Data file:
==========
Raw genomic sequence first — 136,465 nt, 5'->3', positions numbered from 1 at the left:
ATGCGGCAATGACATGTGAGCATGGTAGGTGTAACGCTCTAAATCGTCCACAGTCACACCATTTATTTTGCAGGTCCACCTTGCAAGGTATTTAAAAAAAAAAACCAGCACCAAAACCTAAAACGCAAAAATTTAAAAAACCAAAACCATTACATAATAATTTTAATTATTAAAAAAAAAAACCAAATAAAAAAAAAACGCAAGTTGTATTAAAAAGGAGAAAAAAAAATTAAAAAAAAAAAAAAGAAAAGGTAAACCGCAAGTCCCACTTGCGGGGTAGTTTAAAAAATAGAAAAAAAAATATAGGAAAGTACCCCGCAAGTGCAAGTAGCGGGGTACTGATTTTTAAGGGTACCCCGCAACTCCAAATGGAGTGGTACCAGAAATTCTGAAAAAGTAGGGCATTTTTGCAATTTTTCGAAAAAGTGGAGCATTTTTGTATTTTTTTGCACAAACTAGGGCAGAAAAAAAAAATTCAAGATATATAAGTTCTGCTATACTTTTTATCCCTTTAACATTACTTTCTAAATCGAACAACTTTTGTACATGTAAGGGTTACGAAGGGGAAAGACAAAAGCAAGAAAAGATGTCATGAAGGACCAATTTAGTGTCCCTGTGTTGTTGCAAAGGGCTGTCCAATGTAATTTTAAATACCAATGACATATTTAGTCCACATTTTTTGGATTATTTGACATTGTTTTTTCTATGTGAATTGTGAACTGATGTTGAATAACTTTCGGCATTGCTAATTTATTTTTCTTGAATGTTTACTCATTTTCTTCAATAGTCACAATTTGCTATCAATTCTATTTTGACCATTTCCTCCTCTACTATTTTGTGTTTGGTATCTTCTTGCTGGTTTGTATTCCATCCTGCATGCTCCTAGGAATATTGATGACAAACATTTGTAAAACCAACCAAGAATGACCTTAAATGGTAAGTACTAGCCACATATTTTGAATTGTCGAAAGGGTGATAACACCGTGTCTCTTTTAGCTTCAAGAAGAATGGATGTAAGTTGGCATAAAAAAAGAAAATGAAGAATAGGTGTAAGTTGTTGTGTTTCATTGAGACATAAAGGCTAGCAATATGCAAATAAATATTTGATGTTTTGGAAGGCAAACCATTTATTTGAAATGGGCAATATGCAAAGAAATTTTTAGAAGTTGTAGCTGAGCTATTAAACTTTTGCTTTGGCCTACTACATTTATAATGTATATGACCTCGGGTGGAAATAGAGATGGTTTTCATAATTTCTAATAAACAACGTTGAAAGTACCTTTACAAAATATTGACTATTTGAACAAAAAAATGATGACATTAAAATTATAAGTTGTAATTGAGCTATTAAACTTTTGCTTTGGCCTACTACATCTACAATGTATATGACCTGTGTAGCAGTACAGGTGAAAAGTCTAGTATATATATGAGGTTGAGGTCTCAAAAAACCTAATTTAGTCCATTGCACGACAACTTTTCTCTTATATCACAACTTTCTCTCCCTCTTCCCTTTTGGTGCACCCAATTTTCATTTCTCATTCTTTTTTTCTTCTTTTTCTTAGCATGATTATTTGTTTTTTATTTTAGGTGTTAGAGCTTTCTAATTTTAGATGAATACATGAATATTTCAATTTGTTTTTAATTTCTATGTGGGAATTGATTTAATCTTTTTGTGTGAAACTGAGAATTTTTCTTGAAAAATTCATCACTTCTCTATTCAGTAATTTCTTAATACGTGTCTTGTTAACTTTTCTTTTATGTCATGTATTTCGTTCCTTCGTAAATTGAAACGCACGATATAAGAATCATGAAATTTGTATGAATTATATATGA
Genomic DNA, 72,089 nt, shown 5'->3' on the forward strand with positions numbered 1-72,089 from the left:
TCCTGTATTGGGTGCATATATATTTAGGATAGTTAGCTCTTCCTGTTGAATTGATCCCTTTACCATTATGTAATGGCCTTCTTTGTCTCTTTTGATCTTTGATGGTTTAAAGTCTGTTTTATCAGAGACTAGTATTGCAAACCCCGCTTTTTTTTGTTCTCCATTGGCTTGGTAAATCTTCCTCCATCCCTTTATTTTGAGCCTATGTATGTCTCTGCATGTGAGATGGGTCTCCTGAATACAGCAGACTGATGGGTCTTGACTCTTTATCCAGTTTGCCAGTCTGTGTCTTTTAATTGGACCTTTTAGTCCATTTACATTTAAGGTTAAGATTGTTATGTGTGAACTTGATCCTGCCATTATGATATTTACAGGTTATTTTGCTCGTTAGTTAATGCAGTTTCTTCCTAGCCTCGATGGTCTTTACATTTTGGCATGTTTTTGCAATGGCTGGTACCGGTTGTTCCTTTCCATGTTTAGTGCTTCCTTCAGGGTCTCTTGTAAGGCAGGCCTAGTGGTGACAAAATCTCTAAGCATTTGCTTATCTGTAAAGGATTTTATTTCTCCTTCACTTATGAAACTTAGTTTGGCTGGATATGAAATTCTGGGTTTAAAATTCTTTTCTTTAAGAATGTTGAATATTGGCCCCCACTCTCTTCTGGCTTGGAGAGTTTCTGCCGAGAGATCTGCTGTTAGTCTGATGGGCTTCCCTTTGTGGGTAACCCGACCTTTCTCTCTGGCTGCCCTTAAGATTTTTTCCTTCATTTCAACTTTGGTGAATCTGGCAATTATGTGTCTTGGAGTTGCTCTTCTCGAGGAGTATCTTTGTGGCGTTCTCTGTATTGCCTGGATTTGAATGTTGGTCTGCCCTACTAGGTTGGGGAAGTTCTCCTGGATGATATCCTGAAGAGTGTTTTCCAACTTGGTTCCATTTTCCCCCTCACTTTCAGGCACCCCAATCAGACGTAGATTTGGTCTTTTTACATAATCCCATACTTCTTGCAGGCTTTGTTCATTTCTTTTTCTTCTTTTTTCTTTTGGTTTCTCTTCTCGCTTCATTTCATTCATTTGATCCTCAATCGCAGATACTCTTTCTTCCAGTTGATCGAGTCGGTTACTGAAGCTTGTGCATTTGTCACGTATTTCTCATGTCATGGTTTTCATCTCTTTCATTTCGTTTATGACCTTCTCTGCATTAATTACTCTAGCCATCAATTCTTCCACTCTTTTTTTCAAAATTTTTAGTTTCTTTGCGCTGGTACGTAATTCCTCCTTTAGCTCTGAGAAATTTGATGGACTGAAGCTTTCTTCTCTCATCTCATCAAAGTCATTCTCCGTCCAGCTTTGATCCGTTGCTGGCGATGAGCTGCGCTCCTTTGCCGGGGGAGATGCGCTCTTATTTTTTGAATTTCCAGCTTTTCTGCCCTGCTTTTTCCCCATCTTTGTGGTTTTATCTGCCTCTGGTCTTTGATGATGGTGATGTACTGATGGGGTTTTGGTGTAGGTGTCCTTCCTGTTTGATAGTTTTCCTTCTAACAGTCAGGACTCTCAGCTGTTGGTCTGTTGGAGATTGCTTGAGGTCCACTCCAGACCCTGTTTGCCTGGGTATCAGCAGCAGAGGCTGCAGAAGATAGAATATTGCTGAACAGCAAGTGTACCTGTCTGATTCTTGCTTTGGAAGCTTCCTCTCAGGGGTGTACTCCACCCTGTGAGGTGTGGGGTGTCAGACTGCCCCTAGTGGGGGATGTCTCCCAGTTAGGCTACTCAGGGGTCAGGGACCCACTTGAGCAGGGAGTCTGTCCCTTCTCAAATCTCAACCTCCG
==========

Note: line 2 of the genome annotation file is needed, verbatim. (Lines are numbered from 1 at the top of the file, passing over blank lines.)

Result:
ATGCGGCAATGACATGTGAGCATGGTAGGTGTAACGCTCTAAATCGTCCACAGTCACACCATTTATTTTGCAGGTCCACCTTGCAAGGTATTTAAAAAAAAAAACCAGCACCAAAACCTAAAACGCAAAAATTTAAAAAACCAAAACCATTACATAATAATTTTAATTATTAAAAAAAAAAACCAAATAAAAAAAAAACGCAAGTTGTATTAAAAAGGAGAAAAAAAAATTAAAAAAAAAAAAAAGAAAAGGTAAACCGCAAGTCCCACTTGCGGGGTAGTTTAAAAAATAGAAAAAAAAATATAGGAAAGTACCCCGCAAGTGCAAGTAGCGGGGTACTGATTTTTAAGGGTACCCCGCAACTCCAAATGGAGTGGTACCAGAAATTCTGAAAAAGTAGGGCATTTTTGCAATTTTTCGAAAAAGTGGAGCATTTTTGTATTTTTTTGCACAAACTAGGGCAGAAAAAAAAAATTCAAGATATATAAGTTCTGCTATACTTTTTATCCCTTTAACATTACTTTCTAAATCGAACAACTTTTGTACATGTAAGGGTTACGAAGGGGAAAGACAAAAGCAAGAAAAGATGTCATGAAGGACCAATTTAGTGTCCCTGTGTTGTTGCAAAGGGCTGTCCAATGTAATTTTAAATACCAATGACATATTTAGTCCACATTTTTTGGATTATTTGACATTGTTTTTTCTATGTGAATTGTGAACTGATGTTGAATAACTTTCGGCATTGCTAATTTATTTTTCTTGAATGTTTACTCATTTTCTTCAATAGTCACAATTTGCTATCAATTCTATTTTGACCATTTCCTCCTCTACTATTTTGTGTTTGGTATCTTCTTGCTGGTTTGTATTCCATCCTGCATGCTCCTAGGAATATTGATGACAAACATTTGTAAAACCAACCAAGAATGACCTTAAATGGTAAGTACTAGCCACATATTTTGAATTGTCGAAAGGGTGATAACACCGTGTCTCTTTTAGCTTCAAGAAGAATGGATGTAAGTTGGCATAAAAAAAGAAAATGAAGAATAGGTGTAAGTTGTTGTGTTTCATTGAGACATAAAGGCTAGCAATATGCAAATAAATATTTGATGTTTTGGAAGGCAAACCATTTATTTGAAATGGGCAATATGCAAAGAAATTTTTAGAAGTTGTAGCTGAGCTATTAAACTTTTGCTTTGGCCTACTACATTTATAATGTATATGACCTCGGGTGGAAATAGAGATGGTTTTCATAATTTCTAATAAACAACGTTGAAAGTACCTTTACAAAATATTGACTATTTGAACAAAAAAATGATGACATTAAAATTATAAGTTGTAATTGAGCTATTAAACTTTTGCTTTGGCCTACTACATCTACAATGTATATGACCTGTGTAGCAGTACAGGTGAAAAGTCTAGTATATATATGAGGTTGAGGTCTCAAAAAACCTAATTTAGTCCATTGCACGACAACTTTTCTCTTATATCACAACTTTCTCTCCCTCTTCCCTTTTGGTGCACCCAATTTTCATTTCTCATTCTTTTTTTCTTCTTTTTCTTAGCATGATTATTTGTTTTTTATTTTAGGTGTTAGAGCTTTCTAATTTTAGATGAATACATGAATATTTCAATTTGTTTTTAATTTCTATGTGGGAATTGATTTAATCTTTTTGTGTGAAACTGAGAATTTTTCTTGAAAAATTCATCACTTCTCTATTCAGTAATTTCTTAATACGTGTCTTGTTAACTTTTCTTTTATGTCATGTATTTCGTTCCTTCGTAAATTGAAACGCACGATATAAGAATCATGAAATTTGTATGAATTATATATGA